One of the biggest complaints I hear from people who feed birds is their feeders are being overrun by this bird or another. Usually, it’s the grackles, starlings, sparrows or even crows. While I completely identify with their plight, I do believe this happens because the birder has not decided on what feeding style to use?
Feeding Style Explained
I take great pride that for thirteen years as of this writing I have been able to enjoy my back yard feeding. By “enjoy” I mean I’ve been able to feed (and encourage their populations) the birds that I want in my back yard. I made this decision the first time I looked out at my feeders when I first started and noticed it had been overtaken by a huge flock of grackles. Nothing else could get anywhere near the feeder including on the ground. Since that time, I’ve made it my mission to keep the birds that I want to feed returning while discouraging others that don’t really need my help. In a future article, I’ll talk about things you can do to craft the birds’ feeding experience in YOUR back yard. For now, let me just give you some feeding style examples.
This is me to a tee! I’m a spiritual person and I do believe all of the birds deserve to eat and continue living. The difference with the other styles is that I don’t believe that I need to be the one to feed ALL of them! Whether this sounds stuffy or mean or selfish, I don’t apologize for it one bit! It’s my back yard, time and money and I’ll use all of them so that I enjoy watching my birds feed! This includes using restrictive feeders, specific seed and actively discouraging the invasive species whenever I can. This does NOT include harming any bird in any way. It’s just a feeding style where I make available food that the birds I want to encourage in a feeder style that precludes the feeder station from being overrun by the more aggressive and invasive species.
As the name implies, this feeding style has some overall goals but doesn’t keep to a strict feeding methodology. An example of this is making peanut pieces available for your woodpeckers and titmice but not putting them in a feeder that discourages larger birds from taking all of it. Or, a specific feeder that may accidentally allow hoarding by a species you want in your yard but don’t want it parked on it all day eating everything. An example of this is the safflower experiment I tried many years back. I had read that grackles and crows do not like safflower so I filled my two-sided hopper feeder with it. Within a week of doing this, mourning doves were parking their butts on both sides and refusing to allow anything to eat until they were done. Which, by the way, could be an hour or more!
The problem I see with this feeding style is if it isn’t carefully thought out, it will simply degrade into the last feeding style of “Free For All”.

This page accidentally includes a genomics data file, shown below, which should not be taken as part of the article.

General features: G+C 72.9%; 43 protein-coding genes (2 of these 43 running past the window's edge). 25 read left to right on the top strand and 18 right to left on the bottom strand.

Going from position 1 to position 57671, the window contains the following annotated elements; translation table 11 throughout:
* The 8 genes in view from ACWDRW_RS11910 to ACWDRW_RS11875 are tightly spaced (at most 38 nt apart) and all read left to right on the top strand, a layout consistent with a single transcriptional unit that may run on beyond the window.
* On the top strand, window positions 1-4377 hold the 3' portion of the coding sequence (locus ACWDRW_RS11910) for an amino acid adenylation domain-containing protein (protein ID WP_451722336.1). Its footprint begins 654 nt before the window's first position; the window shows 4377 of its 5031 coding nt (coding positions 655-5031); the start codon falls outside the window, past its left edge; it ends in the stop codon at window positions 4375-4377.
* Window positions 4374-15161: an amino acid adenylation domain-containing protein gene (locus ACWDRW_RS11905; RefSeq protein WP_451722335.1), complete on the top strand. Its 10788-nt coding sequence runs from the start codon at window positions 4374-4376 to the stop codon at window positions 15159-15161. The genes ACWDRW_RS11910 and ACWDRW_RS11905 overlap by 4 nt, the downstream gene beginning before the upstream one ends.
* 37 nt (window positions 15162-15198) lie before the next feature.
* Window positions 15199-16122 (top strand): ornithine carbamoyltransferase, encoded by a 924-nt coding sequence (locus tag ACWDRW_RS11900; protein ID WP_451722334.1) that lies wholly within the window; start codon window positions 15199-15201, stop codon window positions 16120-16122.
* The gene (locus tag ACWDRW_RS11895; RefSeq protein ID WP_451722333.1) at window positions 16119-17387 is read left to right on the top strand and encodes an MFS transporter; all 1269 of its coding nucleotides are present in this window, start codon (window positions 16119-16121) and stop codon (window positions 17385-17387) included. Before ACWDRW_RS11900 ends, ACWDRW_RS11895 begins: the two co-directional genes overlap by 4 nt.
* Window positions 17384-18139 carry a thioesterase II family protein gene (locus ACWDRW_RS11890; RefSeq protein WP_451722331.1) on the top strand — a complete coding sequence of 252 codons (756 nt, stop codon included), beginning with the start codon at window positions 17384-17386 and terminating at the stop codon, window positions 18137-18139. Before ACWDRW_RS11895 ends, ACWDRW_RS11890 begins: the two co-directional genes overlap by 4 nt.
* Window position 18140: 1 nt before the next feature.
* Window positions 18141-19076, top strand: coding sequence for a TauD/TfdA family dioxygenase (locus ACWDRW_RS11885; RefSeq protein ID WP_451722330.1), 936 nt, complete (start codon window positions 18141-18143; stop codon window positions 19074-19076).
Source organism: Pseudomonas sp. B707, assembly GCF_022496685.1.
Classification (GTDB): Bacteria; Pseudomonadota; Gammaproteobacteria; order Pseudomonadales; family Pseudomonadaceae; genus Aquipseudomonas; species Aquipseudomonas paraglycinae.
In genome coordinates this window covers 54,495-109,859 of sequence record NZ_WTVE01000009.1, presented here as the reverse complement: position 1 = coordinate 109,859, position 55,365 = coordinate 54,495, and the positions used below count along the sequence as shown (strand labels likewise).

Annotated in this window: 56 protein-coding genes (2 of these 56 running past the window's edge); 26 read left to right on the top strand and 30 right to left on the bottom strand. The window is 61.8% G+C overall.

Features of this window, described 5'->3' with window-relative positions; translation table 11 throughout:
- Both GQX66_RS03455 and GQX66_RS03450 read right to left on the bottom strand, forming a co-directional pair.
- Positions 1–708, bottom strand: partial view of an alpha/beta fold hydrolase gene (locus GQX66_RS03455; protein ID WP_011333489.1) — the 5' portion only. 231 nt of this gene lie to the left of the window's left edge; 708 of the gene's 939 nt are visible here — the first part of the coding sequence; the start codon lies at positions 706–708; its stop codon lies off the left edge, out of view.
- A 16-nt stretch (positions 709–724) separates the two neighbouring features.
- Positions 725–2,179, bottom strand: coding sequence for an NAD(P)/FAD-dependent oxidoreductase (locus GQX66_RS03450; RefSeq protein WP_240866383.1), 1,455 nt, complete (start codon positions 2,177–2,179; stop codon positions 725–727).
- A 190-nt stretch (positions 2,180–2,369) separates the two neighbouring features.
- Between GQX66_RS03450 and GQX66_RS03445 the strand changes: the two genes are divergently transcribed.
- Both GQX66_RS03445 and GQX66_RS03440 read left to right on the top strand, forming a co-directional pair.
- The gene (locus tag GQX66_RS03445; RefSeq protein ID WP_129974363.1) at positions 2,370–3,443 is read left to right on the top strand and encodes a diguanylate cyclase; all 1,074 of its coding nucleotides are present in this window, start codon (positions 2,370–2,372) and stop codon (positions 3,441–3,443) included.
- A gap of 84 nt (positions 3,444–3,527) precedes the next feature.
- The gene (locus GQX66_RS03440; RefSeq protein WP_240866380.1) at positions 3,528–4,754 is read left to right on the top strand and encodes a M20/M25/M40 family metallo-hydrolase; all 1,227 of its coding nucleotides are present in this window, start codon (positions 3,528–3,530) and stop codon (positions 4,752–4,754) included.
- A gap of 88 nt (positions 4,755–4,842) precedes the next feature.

Free For All
This is the feeding style that I hear the most complaints from. They’ve bought their beautiful new bird bath, feeder station (with multiple arms) and stocked their feeders with most bird’s favorite black oil sunflower seed. Within days, their feeders are being emptied daily and the mess under the feeders is unbelievable! They’re desperate to see some cardinals or even blue jays again. These birds will only hang around if they can actually get food there. Otherwise, especially cardinals, will just make themselves scarce.
Again, this is what happened to me the first time I put my feeder out. So, I can totally sympathize with people who have this happen to them. Sometimes, we just got bad advice by an overzealous birding store employee. Sometimes, we just ignored their advice and did what we thought would work (and was cheaper usually-LOL!). Either way, this feeder style really doesn’t even qualify as one because the net effect is that whatever happens, happens. As you can probably tell, this is NOT a style I think most people should go for if they really want to enjoy their back yard bird feeding experience.
What’s Coming Up?
In a future article, I’ll break down some simple things you can do to make your back yard feeding experience as pleasant as possible. I’ll try to use the quicker and cheaper options whenever possible but sometimes you have to realize that we’re all here on this planet for a short time. There’s no reason to spend it disliking what’s going on in your back yard, you know?
How About You?
What feeding tips and tricks can you share that’s allowed you to maintain your sanity, budget and feeding experience? Leave me a comment below and tell me what’s working for you and what’s been a HUGE failure too. We can all learn from each other’s mistakes. Also, if you’ve enjoyed this post please share it on your favorite social media platform using the buttons below.
Bluebird season is right around the corner!